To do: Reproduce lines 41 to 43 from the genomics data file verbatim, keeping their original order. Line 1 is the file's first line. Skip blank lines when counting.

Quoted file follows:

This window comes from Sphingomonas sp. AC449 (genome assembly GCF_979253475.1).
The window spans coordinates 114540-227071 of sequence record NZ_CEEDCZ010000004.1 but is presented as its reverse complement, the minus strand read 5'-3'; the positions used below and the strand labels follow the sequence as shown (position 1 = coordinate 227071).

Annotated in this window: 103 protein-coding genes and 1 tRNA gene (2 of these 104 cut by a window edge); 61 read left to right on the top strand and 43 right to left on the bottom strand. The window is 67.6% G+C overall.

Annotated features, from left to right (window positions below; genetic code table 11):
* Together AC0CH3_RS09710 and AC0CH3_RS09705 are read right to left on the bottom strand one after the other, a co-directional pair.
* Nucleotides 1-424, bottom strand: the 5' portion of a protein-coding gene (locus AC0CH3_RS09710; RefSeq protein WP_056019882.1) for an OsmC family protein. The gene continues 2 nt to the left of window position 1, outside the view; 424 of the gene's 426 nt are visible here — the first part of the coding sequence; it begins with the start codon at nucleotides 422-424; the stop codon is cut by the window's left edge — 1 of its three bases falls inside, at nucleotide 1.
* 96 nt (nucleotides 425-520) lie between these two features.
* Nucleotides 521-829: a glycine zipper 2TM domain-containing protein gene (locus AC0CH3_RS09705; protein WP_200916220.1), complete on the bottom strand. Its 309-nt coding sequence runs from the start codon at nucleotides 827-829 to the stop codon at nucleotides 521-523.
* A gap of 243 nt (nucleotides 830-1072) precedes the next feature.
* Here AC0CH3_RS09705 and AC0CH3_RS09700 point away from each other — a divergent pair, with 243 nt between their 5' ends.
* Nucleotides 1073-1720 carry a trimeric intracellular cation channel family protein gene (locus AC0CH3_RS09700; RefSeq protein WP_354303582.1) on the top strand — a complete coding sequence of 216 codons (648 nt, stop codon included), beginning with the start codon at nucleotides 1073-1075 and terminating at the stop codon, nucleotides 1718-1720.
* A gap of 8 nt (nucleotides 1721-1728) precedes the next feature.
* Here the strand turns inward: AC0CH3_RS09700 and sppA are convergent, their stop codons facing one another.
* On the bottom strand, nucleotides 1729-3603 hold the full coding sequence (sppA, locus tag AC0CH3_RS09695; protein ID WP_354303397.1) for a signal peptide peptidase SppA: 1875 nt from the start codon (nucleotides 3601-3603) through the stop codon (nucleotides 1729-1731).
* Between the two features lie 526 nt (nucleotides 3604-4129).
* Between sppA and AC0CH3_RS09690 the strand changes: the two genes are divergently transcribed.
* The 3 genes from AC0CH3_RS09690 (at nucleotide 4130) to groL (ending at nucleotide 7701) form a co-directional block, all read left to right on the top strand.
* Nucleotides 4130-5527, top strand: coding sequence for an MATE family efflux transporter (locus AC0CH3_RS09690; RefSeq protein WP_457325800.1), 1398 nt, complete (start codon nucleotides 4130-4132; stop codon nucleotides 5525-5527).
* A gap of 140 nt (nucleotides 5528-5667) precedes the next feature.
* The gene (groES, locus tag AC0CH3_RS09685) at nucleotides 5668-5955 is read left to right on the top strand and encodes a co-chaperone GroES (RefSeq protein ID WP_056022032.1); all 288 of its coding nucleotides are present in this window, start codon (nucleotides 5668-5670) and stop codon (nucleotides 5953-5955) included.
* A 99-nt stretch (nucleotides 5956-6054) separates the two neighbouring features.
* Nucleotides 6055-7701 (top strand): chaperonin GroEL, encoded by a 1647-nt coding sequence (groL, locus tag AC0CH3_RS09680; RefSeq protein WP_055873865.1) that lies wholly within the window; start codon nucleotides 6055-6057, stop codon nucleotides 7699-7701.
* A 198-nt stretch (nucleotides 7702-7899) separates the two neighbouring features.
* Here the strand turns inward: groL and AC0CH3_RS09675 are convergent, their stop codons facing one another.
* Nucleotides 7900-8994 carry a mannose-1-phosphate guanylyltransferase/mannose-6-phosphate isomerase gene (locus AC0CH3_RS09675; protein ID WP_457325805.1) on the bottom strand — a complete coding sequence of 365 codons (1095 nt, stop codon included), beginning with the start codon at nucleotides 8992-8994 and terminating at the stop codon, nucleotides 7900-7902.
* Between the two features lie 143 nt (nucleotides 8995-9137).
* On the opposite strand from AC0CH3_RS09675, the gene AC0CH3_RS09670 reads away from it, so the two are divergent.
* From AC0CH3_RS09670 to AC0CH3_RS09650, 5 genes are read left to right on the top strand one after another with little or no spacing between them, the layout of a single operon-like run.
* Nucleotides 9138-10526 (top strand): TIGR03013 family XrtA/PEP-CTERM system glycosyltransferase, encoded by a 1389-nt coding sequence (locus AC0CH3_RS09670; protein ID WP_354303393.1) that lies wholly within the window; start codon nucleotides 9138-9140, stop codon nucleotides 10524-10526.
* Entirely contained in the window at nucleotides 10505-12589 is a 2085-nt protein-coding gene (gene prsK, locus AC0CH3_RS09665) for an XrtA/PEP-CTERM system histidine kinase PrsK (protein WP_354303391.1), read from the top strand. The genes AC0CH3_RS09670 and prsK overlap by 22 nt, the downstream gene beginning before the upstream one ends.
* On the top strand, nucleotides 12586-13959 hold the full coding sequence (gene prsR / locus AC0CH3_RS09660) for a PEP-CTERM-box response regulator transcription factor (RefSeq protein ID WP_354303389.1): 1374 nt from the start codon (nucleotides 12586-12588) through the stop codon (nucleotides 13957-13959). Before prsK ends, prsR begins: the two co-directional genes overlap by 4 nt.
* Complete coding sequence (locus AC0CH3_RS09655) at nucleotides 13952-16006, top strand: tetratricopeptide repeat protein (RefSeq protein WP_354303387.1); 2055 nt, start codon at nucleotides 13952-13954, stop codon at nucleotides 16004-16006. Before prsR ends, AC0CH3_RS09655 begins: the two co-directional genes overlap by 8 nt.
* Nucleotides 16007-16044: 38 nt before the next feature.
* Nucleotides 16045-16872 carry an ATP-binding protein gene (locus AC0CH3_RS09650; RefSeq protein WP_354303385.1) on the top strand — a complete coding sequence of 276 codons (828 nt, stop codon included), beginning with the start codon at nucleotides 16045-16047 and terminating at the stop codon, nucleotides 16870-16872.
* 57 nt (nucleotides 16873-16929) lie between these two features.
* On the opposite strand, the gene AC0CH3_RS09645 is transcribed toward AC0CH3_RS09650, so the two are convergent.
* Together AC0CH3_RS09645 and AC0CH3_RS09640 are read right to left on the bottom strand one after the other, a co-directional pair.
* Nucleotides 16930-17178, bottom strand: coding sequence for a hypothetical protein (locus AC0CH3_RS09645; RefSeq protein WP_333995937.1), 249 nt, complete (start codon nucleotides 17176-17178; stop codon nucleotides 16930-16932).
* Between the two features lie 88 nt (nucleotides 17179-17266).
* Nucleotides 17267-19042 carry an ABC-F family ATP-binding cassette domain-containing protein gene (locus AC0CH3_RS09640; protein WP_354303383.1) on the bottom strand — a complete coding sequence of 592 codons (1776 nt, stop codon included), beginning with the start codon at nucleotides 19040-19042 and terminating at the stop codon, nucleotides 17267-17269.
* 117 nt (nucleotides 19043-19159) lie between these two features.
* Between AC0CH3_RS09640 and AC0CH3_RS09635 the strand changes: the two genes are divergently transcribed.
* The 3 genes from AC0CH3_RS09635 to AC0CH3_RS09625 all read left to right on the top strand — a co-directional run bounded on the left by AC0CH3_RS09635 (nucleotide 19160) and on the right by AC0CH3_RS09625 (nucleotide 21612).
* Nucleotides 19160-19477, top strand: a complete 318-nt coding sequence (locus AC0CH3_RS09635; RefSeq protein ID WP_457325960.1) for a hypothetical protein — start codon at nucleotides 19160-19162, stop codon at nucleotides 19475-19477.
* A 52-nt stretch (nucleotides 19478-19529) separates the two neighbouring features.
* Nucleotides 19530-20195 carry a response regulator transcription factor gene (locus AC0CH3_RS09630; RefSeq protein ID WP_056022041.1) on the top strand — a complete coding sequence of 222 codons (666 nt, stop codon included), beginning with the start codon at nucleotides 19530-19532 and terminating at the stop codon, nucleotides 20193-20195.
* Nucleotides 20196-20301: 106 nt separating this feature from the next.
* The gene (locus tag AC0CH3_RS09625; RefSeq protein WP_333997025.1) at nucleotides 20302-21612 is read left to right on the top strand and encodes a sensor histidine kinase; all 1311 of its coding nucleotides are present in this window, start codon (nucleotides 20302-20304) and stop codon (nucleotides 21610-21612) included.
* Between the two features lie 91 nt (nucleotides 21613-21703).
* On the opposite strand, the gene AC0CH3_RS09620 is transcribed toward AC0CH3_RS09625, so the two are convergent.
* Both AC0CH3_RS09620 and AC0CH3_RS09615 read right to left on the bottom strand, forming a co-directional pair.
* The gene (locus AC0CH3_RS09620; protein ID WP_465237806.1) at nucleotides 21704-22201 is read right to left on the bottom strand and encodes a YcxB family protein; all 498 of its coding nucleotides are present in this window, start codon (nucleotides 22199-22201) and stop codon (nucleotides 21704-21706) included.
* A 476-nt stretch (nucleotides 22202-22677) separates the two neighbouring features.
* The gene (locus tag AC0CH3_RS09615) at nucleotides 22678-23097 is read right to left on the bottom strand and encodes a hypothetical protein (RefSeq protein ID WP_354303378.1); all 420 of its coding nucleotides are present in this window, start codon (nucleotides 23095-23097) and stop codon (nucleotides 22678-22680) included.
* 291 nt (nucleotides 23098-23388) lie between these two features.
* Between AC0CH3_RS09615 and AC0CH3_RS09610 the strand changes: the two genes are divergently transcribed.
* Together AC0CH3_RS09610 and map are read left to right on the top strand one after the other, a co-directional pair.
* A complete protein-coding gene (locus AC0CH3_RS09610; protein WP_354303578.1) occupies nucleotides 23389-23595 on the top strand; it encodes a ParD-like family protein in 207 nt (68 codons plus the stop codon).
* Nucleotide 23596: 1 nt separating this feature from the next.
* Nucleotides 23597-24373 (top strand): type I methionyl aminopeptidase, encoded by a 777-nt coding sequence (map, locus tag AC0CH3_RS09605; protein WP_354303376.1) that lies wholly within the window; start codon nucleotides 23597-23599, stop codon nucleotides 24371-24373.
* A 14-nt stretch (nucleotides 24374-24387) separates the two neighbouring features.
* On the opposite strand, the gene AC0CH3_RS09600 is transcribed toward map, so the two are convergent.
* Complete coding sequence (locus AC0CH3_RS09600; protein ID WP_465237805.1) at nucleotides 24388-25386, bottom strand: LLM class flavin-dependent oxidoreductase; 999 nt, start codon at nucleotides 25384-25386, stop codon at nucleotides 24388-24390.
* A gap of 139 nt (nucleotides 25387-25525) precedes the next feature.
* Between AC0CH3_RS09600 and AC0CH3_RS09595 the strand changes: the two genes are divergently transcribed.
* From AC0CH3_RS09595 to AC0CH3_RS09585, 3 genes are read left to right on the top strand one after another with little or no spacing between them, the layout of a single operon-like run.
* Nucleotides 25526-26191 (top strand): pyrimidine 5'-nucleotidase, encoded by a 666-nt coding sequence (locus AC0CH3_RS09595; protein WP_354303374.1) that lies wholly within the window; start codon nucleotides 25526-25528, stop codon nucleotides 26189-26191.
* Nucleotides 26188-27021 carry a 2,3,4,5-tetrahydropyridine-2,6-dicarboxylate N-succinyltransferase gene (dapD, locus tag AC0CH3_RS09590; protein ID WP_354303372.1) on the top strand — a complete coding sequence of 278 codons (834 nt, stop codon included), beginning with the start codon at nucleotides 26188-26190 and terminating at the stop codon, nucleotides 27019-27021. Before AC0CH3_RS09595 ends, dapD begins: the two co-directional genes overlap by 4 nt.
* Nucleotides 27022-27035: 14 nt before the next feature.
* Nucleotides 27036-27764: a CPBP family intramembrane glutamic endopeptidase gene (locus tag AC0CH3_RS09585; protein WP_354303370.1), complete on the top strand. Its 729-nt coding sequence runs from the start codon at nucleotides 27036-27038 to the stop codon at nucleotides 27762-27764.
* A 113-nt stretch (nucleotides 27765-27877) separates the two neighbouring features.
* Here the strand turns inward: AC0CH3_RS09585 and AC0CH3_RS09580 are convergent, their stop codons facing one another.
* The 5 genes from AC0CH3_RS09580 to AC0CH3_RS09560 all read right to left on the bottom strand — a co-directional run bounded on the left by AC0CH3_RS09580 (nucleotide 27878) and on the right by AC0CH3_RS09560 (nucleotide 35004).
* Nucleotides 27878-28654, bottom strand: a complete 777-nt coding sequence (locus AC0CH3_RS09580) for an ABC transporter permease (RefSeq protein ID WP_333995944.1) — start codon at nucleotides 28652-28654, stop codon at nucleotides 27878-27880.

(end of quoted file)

* 117 nt (nucleotides 19043-19159) lie between these two features.
* Between AC0CH3_RS09640 and AC0CH3_RS09635 the strand changes: the two genes are divergently transcribed.
* The 3 genes from AC0CH3_RS09635 to AC0CH3_RS09625 all read left to right on the top strand — a co-directional run bounded on the left by AC0CH3_RS09635 (nucleotide 19160) and on the right by AC0CH3_RS09625 (nucleotide 21612).